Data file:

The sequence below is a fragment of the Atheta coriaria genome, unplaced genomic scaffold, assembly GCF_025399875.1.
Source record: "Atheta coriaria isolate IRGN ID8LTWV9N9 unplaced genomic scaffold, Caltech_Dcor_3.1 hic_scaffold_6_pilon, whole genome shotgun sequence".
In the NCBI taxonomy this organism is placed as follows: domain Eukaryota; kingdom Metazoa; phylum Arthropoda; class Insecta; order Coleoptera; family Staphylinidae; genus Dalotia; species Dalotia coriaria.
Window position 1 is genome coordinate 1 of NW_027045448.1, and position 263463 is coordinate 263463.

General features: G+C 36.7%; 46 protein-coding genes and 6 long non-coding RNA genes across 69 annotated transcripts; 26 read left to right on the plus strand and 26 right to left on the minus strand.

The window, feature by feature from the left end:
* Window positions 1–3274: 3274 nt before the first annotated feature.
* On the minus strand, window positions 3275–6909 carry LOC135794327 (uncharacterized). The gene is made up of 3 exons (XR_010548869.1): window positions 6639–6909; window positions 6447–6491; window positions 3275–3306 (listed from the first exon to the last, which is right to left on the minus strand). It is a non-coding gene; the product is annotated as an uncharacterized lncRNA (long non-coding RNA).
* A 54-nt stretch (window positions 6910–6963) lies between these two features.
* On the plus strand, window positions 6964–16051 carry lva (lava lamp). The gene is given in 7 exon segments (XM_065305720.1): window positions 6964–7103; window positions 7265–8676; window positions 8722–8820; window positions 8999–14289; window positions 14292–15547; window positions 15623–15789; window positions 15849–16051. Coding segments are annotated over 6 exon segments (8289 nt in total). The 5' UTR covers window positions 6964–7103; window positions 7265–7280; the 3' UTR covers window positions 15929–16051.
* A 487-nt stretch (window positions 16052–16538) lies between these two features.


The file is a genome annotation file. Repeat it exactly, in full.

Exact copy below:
The sequence below is a fragment of the Atheta coriaria genome, unplaced genomic scaffold, assembly GCF_025399875.1.
Source record: "Atheta coriaria isolate IRGN ID8LTWV9N9 unplaced genomic scaffold, Caltech_Dcor_3.1 hic_scaffold_6_pilon, whole genome shotgun sequence".
In the NCBI taxonomy this organism is placed as follows: domain Eukaryota; kingdom Metazoa; phylum Arthropoda; class Insecta; order Coleoptera; family Staphylinidae; genus Dalotia; species Dalotia coriaria.
Window position 1 is genome coordinate 1 of NW_027045448.1, and position 263463 is coordinate 263463.

General features: G+C 36.7%; 46 protein-coding genes and 6 long non-coding RNA genes across 69 annotated transcripts; 26 read left to right on the plus strand and 26 right to left on the minus strand.

The window, feature by feature from the left end:
* Window positions 1–3274: 3274 nt before the first annotated feature.
* On the minus strand, window positions 3275–6909 carry LOC135794327 (uncharacterized). The gene is made up of 3 exons (XR_010548869.1): window positions 6639–6909; window positions 6447–6491; window positions 3275–3306 (listed from the first exon to the last, which is right to left on the minus strand). It is a non-coding gene; the product is annotated as an uncharacterized lncRNA (long non-coding RNA).
* A 54-nt stretch (window positions 6910–6963) lies between these two features.
* On the plus strand, window positions 6964–16051 carry lva (lava lamp). The gene is given in 7 exon segments (XM_065305720.1): window positions 6964–7103; window positions 7265–8676; window positions 8722–8820; window positions 8999–14289; window positions 14292–15547; window positions 15623–15789; window positions 15849–16051. Coding segments are annotated over 6 exon segments (8289 nt in total). The 5' UTR covers window positions 6964–7103; window positions 7265–7280; the 3' UTR covers window positions 15929–16051.
* A 487-nt stretch (window positions 16052–16538) lies between these two features.